I used to be fairly uninterested in cosmetics outside of eyeliner and maybe some quick eyeshadow and mascara if I was feeling fancy. As I’ve gotten older and more femme, I’ve been enjoying setting little beauty goals for myself and working towards them. It’s very RPG-like for me: I enjoy attaining the goals, but I know I will never quite run out of them. Also, I like finding good bargains — or at least products worth my dollar — and I love finding ways to startle myself with my own face. Everyday cosplay, if you will.

Without further ado, the matter of the week.

How long have you been doing the make up thing? I’ve only recently started, and I’m curious how long it took you to get confidence. Continue reading “Beauty Level-Up #1: Confidence”

Beauty Level-Up #1: Confidence

Your Periodic Reminder of How Arbitrary Beauty Standards Can Be


We all know, theoretically, that standards and conventions for beauty are a load of crap, but that point was driven home from me today. I was idly searching for ideas for how to wear two different colors of lipstick at once. A Buzzfeed post called “17 Easy Ways To Make Your Lips Look Perfect” popped up. Column 1, Row 2 of “Borrowed” Image #13 (originally via Vintage Make-Up Guides) gave me pause.

It reads

A Cupid’s bow can be toned down with foundation. Trace prettier lipline with stick.

If you watch or read make-up tutorials or know something about beauty, you will immediately recognize how bizarre that statement is.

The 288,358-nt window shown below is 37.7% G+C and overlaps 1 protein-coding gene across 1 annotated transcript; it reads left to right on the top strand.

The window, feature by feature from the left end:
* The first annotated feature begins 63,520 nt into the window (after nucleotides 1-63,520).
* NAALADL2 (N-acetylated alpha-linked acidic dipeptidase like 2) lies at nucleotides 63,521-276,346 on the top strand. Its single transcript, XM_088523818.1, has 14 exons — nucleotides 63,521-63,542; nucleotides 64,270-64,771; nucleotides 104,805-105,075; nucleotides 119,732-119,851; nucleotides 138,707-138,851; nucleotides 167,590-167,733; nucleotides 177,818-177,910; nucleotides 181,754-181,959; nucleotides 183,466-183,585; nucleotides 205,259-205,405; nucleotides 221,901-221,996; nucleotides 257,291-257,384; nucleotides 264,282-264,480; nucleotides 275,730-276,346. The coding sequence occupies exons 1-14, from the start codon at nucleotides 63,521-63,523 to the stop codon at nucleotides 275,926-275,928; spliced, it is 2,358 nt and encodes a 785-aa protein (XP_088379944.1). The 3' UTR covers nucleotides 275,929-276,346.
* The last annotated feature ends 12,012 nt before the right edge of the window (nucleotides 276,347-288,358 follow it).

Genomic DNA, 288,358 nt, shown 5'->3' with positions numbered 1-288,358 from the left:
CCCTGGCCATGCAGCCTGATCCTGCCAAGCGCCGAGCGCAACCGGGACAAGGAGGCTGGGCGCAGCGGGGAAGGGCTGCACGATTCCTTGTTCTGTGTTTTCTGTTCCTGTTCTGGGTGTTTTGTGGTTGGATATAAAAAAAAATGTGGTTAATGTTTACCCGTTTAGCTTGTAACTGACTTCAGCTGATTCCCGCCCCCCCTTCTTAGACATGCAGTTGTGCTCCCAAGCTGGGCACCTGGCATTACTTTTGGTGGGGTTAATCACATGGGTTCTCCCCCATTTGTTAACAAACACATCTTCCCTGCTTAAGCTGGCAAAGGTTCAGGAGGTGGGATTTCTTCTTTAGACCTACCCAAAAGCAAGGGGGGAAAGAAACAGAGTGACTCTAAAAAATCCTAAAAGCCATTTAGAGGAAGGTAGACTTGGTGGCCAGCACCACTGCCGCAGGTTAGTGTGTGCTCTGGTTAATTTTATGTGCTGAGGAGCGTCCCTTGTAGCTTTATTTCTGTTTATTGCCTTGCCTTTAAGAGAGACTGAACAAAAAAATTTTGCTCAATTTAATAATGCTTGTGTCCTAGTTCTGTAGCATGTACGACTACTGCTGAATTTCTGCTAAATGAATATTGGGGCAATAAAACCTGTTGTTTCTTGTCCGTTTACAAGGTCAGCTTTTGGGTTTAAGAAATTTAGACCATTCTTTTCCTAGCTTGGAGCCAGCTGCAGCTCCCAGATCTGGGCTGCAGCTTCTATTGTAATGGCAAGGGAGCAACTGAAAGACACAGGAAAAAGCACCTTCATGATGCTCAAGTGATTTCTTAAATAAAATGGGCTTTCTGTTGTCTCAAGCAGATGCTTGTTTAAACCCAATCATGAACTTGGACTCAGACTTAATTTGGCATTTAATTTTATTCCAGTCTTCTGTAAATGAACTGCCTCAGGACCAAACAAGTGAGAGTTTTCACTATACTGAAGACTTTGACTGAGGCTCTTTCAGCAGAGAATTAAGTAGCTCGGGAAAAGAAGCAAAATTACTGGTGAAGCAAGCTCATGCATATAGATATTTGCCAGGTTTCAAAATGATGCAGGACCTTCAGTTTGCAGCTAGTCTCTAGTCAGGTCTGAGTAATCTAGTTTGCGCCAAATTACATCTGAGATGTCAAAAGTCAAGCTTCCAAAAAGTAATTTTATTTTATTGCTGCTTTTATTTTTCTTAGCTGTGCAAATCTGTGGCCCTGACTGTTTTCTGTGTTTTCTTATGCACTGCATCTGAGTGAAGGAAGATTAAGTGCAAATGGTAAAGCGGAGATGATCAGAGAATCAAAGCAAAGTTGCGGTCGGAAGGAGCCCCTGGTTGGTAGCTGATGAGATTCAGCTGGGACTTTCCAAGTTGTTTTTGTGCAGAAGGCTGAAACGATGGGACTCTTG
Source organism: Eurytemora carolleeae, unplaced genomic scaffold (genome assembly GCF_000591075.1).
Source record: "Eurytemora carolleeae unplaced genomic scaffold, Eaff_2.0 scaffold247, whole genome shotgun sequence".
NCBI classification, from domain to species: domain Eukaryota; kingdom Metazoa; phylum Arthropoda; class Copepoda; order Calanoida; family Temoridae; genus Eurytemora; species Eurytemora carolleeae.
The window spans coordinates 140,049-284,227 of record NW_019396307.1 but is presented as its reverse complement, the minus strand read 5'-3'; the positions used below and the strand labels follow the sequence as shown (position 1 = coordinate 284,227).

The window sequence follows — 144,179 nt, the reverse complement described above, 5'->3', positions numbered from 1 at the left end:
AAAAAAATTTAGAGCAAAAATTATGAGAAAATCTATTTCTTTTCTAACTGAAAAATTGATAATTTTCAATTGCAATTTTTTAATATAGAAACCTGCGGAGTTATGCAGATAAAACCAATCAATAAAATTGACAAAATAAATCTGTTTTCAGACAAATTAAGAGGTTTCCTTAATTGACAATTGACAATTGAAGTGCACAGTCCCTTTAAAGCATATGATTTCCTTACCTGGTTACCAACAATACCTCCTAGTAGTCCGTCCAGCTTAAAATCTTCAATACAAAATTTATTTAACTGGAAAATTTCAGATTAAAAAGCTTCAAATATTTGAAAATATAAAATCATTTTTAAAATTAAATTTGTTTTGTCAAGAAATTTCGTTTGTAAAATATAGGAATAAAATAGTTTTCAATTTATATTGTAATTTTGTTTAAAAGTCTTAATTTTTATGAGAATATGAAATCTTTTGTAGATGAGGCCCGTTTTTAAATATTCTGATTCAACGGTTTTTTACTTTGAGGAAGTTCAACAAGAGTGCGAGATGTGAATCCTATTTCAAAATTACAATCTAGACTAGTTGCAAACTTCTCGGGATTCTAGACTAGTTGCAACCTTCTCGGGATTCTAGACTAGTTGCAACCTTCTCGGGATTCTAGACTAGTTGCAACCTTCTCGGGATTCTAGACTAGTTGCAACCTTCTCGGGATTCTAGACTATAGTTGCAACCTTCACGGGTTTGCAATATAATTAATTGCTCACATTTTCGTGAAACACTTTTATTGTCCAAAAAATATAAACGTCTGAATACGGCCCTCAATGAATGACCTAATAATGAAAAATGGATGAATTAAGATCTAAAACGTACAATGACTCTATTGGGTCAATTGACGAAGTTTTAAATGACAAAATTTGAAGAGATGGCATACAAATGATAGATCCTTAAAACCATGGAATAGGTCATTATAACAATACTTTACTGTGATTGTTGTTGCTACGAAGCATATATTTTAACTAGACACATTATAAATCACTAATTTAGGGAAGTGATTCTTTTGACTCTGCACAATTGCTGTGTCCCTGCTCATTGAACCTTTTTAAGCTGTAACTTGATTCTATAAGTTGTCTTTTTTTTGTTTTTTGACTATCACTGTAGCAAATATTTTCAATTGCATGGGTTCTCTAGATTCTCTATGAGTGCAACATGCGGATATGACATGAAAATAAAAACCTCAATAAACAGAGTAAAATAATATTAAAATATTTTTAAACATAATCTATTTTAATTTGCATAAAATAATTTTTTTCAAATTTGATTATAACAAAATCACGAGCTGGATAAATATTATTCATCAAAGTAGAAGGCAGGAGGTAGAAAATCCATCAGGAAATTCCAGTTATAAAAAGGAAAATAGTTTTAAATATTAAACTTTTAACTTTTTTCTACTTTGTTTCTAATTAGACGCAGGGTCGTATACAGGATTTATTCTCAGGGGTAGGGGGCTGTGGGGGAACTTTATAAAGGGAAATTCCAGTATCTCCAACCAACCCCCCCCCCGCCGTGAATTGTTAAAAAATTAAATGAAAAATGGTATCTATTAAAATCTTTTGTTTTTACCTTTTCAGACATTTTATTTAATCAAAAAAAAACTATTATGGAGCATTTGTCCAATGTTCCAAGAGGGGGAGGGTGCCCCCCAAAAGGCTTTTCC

Continue reading “Your Periodic Reminder of How Arbitrary Beauty Standards Can Be”

Your Periodic Reminder of How Arbitrary Beauty Standards Can Be

Ajar Thread: A Question That Stumped Google

I’ve been Googling since about the year 2000, when I heard about this newfangled, clean search engine from a lady talking about it on some AM radio station. Very rarely has my Google ability failed me, and yet, it is failing me right now. I’ve searched far and wide (and even tried Bing), but alas, no one seems to have written anything about it.

Body hair softening. Body hair softening broke Google.

Continue reading “Ajar Thread: A Question That Stumped Google”

Ajar Thread: A Question That Stumped Google

4 Reasons Why She’s Not Too Good for You (& You’re Being Sexist)

It’s a trope as old as remembered time: The relatable protagonist sees a woman, assesses her based on some criteria that we the audience are presumed to intrinsically understand, and sighs some version of “She’s too good for me.” This is intended to relay a fear of inadequacy on the part of the protagonist (one that he is probably going to overcome with her help, natch).

Despite its transmission of insecure feelings, saying “She’s too good for me” is paternalistic, patronizing, and rather patriarchal.

Continue reading “4 Reasons Why She’s Not Too Good for You (& You’re Being Sexist)”

4 Reasons Why She’s Not Too Good for You (& You’re Being Sexist)

The Great Face-Paint Debate

Recently, the Internet (especially its feminist and feminist-flavored corners) has exploded over the topic of makeup. For many, the personal became political and vice versa. The aspect of the debate that seemed to have been missed by many in both the pro- and anti- makeup crowds is the variation in perceived cultural pressure regarding feminine conformity, including makeup.

In other words, that some women don’t feel forced to wear makeup doesn’t mean that others can’t feel that way.

Continue reading “The Great Face-Paint Debate”

The Great Face-Paint Debate